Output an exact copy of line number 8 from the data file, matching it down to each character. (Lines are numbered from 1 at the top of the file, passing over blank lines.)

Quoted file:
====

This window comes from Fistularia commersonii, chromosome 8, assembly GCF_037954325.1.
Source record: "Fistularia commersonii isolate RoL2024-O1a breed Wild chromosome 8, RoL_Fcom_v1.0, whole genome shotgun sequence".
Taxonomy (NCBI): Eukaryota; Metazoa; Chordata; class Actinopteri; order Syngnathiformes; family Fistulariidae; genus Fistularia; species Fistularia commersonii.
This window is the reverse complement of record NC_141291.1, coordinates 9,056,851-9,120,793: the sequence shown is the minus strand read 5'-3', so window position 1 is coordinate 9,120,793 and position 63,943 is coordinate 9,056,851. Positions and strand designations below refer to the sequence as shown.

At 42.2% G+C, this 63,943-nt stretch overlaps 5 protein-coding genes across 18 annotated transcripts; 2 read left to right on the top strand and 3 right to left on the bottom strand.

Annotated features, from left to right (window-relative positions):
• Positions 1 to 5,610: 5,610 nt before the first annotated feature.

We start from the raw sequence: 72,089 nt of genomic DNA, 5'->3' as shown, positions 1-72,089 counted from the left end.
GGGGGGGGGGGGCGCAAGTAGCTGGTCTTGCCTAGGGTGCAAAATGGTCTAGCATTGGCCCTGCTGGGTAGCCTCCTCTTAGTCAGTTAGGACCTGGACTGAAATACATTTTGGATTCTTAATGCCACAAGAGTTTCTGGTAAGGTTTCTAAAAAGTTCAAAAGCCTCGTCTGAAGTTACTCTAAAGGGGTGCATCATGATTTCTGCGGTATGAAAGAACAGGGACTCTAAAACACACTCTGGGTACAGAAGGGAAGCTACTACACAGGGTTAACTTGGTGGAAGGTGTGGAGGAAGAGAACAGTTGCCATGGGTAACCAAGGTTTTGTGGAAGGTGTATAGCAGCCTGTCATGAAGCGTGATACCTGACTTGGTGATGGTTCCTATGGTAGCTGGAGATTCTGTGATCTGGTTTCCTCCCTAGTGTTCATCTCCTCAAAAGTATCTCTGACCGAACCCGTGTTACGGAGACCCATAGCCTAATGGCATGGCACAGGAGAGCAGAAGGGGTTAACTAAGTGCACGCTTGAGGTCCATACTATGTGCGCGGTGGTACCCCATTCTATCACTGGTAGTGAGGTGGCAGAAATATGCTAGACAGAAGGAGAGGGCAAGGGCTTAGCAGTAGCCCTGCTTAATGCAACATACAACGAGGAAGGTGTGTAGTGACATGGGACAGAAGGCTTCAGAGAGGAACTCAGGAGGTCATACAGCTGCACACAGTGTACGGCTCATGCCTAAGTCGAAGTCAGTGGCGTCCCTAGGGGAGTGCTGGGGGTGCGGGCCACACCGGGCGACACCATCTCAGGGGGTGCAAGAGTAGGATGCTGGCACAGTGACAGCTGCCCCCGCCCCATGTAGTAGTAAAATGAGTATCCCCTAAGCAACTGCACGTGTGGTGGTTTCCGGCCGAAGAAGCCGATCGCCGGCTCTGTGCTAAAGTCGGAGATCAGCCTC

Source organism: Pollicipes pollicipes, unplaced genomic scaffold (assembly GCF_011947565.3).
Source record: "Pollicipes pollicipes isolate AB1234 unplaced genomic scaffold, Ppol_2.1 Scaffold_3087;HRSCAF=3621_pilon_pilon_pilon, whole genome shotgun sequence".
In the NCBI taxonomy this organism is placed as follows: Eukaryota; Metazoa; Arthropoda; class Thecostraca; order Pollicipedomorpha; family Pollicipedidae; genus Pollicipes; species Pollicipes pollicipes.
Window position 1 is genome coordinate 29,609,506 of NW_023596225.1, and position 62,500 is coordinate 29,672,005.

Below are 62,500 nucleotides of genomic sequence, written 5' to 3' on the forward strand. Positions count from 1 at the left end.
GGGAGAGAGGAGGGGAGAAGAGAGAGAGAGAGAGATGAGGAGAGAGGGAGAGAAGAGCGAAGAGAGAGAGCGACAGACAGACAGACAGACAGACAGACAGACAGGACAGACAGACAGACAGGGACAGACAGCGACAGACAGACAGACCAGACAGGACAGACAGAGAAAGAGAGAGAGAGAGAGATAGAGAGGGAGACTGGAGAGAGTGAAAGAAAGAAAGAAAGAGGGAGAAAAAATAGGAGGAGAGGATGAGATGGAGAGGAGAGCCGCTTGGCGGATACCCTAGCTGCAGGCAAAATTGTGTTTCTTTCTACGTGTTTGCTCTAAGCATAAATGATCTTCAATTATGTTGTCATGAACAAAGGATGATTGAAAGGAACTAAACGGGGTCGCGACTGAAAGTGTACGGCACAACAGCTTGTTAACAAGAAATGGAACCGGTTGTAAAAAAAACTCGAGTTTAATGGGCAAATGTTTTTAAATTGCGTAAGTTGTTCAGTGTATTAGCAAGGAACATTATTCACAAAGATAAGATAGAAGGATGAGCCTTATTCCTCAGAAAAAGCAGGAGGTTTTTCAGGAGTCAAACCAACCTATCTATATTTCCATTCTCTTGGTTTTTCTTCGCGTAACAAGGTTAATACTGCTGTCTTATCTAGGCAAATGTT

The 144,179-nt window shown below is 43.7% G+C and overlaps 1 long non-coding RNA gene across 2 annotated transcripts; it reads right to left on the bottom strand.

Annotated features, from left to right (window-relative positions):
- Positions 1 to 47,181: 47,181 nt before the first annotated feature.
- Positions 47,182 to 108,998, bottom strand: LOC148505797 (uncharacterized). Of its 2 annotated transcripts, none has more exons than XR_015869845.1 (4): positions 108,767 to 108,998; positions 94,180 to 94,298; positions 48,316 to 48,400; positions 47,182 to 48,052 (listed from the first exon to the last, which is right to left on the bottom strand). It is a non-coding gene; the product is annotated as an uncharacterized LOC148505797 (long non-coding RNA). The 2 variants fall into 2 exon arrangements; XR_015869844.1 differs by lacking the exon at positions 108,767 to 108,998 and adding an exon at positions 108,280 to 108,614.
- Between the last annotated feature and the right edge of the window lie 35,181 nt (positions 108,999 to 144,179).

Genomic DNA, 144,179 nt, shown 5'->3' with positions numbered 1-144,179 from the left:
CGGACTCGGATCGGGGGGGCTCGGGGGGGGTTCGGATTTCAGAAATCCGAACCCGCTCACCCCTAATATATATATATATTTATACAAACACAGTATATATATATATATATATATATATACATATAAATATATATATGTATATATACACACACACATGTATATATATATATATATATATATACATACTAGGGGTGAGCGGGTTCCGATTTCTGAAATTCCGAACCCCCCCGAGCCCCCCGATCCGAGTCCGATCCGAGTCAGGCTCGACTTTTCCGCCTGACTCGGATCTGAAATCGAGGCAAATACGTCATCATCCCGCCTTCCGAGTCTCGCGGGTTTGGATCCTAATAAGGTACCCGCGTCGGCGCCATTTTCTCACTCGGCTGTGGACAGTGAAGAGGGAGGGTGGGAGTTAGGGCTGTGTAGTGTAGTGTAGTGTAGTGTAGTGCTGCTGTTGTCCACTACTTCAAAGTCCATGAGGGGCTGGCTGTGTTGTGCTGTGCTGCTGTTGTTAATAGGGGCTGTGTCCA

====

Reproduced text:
We start from the raw sequence: 72,089 nt of genomic DNA, 5'->3' as shown, positions 1-72,089 counted from the left end.